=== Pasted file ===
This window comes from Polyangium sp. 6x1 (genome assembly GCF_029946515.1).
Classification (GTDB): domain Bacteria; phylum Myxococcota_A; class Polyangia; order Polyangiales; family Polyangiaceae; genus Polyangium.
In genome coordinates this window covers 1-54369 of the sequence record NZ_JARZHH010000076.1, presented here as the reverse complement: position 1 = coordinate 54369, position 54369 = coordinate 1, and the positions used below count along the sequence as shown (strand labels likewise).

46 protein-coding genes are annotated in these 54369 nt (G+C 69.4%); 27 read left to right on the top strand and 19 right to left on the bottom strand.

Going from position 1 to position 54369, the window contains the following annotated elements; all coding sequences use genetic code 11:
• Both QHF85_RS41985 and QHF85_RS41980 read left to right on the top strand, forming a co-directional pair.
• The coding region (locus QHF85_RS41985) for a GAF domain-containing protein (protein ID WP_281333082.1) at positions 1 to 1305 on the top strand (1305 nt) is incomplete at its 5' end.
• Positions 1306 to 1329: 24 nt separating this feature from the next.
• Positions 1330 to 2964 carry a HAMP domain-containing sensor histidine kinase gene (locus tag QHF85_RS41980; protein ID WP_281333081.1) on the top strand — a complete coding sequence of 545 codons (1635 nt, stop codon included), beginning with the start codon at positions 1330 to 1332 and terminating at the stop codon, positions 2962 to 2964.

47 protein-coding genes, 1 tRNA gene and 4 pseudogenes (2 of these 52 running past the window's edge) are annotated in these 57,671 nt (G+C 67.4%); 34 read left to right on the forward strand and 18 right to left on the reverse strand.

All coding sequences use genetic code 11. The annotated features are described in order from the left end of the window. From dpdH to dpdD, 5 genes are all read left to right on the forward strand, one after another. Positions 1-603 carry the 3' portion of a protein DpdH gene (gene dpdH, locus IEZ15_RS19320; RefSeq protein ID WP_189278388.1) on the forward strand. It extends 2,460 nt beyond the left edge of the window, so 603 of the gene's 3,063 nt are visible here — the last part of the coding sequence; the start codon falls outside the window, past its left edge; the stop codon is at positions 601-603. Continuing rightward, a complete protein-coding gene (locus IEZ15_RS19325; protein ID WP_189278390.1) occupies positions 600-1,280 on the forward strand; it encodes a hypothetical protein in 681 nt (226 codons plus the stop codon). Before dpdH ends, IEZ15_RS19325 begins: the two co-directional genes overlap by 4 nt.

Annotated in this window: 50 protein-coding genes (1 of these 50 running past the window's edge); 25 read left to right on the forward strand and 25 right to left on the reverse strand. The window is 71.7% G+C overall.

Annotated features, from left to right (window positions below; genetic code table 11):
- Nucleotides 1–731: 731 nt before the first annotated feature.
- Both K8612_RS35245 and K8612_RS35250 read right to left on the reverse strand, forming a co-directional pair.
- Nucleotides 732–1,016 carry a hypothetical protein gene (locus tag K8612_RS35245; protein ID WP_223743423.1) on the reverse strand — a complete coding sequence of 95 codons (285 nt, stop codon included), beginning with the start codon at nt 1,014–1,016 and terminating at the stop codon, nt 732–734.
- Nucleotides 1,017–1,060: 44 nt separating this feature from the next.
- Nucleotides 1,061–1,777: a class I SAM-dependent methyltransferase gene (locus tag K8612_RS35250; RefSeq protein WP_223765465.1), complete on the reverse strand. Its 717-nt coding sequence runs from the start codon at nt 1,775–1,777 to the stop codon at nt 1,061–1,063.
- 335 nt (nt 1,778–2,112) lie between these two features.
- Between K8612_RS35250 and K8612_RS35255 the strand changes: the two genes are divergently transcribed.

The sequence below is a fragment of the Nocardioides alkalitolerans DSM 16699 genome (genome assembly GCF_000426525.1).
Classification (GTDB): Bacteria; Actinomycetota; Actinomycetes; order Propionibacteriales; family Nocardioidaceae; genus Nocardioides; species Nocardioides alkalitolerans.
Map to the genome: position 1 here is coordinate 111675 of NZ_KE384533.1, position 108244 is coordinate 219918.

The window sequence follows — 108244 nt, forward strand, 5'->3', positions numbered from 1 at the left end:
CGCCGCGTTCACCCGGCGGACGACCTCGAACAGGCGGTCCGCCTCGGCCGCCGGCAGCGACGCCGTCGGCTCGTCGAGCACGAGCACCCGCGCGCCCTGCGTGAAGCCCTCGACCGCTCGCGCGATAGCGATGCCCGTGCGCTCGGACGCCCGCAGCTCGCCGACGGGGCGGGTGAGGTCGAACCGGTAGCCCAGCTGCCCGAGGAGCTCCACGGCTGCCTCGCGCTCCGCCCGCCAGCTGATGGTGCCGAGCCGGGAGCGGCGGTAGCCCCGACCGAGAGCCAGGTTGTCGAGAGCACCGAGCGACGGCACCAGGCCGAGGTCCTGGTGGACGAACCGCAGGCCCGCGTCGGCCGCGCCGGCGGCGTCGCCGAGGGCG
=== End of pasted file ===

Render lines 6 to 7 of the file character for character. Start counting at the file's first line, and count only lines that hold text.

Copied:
• Both QHF85_RS41985 and QHF85_RS41980 read left to right on the top strand, forming a co-directional pair.
• The coding region (locus QHF85_RS41985) for a GAF domain-containing protein (protein ID WP_281333082.1) at positions 1 to 1305 on the top strand (1305 nt) is incomplete at its 5' end.